US cattle slimmer as steer prices hit new highs, Zilmax removed


By Theopolis Waters

CHICAGO, Oct 29 (Reuters) - Cattle are entering U.S. packingplants slightly thinner than a year ago as feedlots rush theanimals to market to cash in on record-high prices and are nolonger feeding them the growth promotant Zilmax, analysts andeconomists said.

The lighter cattle produce less beef at a time when thereare fewer cattle going to slaughter. The combination of lessbeef and fewer cattle should mean record cattle and beef pricesat least through the coming year, analysts said.

Recent droughts in the U.S. Midwest and Southwest plusrecord high feed prices caused a reduction in the U.S. cattleherd, which is now the smallest in more than 60 years.

Year-to-date U.S. cattle slaughter, as of Oct. 26, was down1.5 percent from the year earlier week, according to the U.S.Department of Agriculture. That decline helped drive prices forsome slaughter-ready cattle last week to an all-time high of$132 per hundredweight (cwt).

Slaughter steer prices, on average, for 2013 are on pace toset a record for a fourth straight year at roughly $125.70 percwt. Another record is expected in 2014, with prices averagingaround $129.75, said Ron Plain, a University of Missourieconomist.

During the week of Oct. 5, the latest weight data from USDAshowed steer weights on a carcass basis at 875 lbs, down 5pounds from the same period a year ago. During that same period,heifers shed 11 pounds to 796 lbs.

"Rising prices for slaughter cattle have resulted in areturn to profitability at the feedlot level. This, then, isencouraging them to sell cattle more quickly, holding downweights," said Elaine Johnson, analyst with inDenver, Colorado.

Other analysts and economists noted a marked decline incattle weights after Merck & Co. decided in August topull its feed additive Zilmax off the U.S. and Canadian markets.

Zilmax, the widely used and most potent among a host ofmuscle-building livestock additives known as beta-agonists, canadd upwards of 30 pounds of beef on cattle during their last fewweeks in feedlots.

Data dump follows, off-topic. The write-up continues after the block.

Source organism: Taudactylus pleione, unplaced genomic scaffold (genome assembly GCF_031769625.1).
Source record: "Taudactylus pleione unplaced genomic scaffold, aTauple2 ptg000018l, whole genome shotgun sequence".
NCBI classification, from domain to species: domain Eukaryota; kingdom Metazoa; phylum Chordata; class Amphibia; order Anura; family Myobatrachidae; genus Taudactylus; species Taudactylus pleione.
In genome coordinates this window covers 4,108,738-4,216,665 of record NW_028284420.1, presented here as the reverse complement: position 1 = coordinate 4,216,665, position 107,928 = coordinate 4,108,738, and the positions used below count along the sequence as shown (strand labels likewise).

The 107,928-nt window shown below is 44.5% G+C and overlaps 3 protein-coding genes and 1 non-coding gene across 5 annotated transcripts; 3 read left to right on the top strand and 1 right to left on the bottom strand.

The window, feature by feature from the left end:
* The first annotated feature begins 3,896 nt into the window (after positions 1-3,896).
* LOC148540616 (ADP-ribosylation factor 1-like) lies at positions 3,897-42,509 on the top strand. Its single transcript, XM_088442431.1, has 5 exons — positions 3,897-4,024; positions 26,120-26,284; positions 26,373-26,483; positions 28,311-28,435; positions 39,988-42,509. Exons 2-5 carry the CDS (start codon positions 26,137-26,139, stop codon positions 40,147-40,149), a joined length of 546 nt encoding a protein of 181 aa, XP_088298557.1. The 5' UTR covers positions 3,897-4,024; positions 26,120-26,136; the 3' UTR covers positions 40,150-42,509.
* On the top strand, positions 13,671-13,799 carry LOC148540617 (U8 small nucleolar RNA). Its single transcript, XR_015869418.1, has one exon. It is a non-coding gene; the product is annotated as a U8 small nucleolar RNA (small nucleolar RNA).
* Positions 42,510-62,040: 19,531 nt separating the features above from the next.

Merck opted to suspended Zilmax for further testing afterthe country's leading meat processors Tyson Foods Inc and Cargill Inc stopped buying cattle in Septembergiven the additive, citing animal welfare concerns.

Since early September, some feedlots switched to using aless-potent beta-agonist called ractopamine, made by Eli Lilly &Co's Elanco Animal Health unit and sold under the brandname Optaflexx.

Additionally, some feedyards mitigated year-to-year weightdeclines by using more less costly feed - the result of thisautumn's bumper crop harvest. Both options require more time togrow cattle to heavier weight than Zilmax, said economists.

"The driving force of the current year-to-year decline indressed steer and heifer weights is the removal of Zilmax, andlargely the switching over to Optaflexx," said Denver-basedLivestock Marketing Information Center director Jim Robb.

He said the use of other beta agonists mitigated thedecline in carcass weight that would have possibly fallen asmuch as 25 lbs had the industry removed both Zilmax andOptaflexx.

David Hales, president of Texas-based Hales Cattle Letter,said in a recent newsletter to his clients that cattle feedersseem be relearning how to effectively market their cattle withZilmax no longer a part of the feeding equation.

Supplies of slaughter cattle in early October were muchtighter than anticipated and are expected to remain scarce intoDecember, said Hales.

"We suspect carcass weights peaked during the week of Oct.5 and will gradually work lower though the balance of thisyear," said Hales, citing forecasts for a wetter, colder secondhalf of the fourth quarter than a year ago, which should affectthe performance of cattle in feeding pens.

View Comments (0)